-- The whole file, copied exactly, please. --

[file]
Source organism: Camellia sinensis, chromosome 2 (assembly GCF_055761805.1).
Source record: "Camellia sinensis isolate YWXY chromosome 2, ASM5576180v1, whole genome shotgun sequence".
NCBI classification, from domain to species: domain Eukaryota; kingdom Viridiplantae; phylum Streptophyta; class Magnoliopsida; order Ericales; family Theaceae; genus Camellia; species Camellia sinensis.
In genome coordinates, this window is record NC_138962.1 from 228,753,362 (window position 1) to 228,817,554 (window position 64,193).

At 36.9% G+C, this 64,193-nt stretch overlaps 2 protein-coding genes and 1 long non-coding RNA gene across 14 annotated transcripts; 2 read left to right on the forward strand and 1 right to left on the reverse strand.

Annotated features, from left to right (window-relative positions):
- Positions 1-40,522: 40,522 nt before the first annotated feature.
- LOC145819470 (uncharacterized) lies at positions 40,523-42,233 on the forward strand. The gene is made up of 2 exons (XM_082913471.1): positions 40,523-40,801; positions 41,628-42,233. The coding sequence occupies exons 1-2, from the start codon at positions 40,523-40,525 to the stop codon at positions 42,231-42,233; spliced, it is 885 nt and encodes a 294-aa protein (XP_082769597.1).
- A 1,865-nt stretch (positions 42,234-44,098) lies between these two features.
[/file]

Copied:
Source organism: Camellia sinensis, chromosome 2 (assembly GCF_055761805.1).
Source record: "Camellia sinensis isolate YWXY chromosome 2, ASM5576180v1, whole genome shotgun sequence".
NCBI classification, from domain to species: domain Eukaryota; kingdom Viridiplantae; phylum Streptophyta; class Magnoliopsida; order Ericales; family Theaceae; genus Camellia; species Camellia sinensis.
In genome coordinates, this window is record NC_138962.1 from 228,753,362 (window position 1) to 228,817,554 (window position 64,193).

At 36.9% G+C, this 64,193-nt stretch overlaps 2 protein-coding genes and 1 long non-coding RNA gene across 14 annotated transcripts; 2 read left to right on the forward strand and 1 right to left on the reverse strand.

Annotated features, from left to right (window-relative positions):
- Positions 1-40,522: 40,522 nt before the first annotated feature.
- LOC145819470 (uncharacterized) lies at positions 40,523-42,233 on the forward strand. The gene is made up of 2 exons (XM_082913471.1): positions 40,523-40,801; positions 41,628-42,233. The coding sequence occupies exons 1-2, from the start codon at positions 40,523-40,525 to the stop codon at positions 42,231-42,233; spliced, it is 885 nt and encodes a 294-aa protein (XP_082769597.1).
- A 1,865-nt stretch (positions 42,234-44,098) lies between these two features.